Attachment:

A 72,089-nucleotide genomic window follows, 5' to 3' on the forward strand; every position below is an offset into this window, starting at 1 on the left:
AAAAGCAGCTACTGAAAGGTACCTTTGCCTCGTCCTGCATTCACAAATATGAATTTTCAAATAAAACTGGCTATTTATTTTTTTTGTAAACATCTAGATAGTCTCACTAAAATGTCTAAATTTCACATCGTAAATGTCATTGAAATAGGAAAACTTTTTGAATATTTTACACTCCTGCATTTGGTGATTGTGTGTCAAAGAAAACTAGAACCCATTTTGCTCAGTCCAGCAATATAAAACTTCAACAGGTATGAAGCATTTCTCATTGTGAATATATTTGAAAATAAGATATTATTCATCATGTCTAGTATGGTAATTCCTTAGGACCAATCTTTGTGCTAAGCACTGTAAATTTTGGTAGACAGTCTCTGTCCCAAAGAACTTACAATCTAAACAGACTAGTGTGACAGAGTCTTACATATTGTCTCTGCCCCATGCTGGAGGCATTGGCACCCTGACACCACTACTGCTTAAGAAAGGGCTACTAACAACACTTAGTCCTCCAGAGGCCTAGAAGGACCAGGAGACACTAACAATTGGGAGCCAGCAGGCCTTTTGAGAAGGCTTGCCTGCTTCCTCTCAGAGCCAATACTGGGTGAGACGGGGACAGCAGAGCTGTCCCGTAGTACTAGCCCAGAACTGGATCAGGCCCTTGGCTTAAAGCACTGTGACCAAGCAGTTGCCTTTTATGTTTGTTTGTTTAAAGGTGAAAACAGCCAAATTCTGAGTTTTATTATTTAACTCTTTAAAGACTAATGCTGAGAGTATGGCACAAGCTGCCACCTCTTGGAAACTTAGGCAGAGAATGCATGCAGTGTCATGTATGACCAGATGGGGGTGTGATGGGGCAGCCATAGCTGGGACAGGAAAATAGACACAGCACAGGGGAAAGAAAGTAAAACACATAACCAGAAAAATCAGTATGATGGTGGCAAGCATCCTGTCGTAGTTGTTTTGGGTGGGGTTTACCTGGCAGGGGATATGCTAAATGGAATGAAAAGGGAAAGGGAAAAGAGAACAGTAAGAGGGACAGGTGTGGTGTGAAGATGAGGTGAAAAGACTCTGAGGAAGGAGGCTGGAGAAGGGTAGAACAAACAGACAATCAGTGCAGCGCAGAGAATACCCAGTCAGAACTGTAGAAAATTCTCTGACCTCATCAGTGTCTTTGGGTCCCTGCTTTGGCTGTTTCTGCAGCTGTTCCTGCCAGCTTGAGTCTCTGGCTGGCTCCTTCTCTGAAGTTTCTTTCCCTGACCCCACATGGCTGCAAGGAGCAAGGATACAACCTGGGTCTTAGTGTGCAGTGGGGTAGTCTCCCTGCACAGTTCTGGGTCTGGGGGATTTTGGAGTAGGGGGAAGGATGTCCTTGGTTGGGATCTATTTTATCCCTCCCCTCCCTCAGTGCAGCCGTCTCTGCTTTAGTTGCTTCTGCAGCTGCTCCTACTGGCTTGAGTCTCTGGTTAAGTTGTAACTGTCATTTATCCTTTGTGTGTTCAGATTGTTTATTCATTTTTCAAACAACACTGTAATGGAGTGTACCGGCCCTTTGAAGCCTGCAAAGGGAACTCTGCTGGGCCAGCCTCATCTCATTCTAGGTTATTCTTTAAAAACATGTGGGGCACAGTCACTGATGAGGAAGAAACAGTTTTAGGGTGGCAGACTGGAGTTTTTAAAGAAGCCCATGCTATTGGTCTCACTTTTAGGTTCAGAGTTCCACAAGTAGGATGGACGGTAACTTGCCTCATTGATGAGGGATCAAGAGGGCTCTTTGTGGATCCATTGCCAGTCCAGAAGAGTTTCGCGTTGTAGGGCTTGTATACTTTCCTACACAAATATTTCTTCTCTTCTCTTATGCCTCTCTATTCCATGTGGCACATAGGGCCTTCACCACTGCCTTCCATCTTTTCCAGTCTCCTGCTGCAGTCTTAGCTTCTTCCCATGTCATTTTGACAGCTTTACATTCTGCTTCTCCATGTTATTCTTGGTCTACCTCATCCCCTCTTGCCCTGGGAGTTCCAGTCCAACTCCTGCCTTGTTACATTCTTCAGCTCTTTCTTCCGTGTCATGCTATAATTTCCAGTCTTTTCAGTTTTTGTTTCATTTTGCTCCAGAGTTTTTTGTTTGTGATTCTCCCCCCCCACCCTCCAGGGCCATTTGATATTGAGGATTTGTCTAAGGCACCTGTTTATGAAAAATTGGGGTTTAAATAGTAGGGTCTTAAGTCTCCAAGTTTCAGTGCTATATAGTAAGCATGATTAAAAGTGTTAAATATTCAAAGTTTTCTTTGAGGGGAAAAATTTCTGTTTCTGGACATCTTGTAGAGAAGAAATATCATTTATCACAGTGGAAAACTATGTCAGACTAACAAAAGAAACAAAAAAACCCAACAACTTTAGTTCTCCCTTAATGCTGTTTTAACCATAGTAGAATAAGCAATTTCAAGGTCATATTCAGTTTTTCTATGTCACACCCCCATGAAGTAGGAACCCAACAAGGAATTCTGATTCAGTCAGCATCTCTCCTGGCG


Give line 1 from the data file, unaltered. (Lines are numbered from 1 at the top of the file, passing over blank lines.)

A 72,089-nucleotide genomic window follows, 5' to 3' on the forward strand; every position below is an offset into this window, starting at 1 on the left: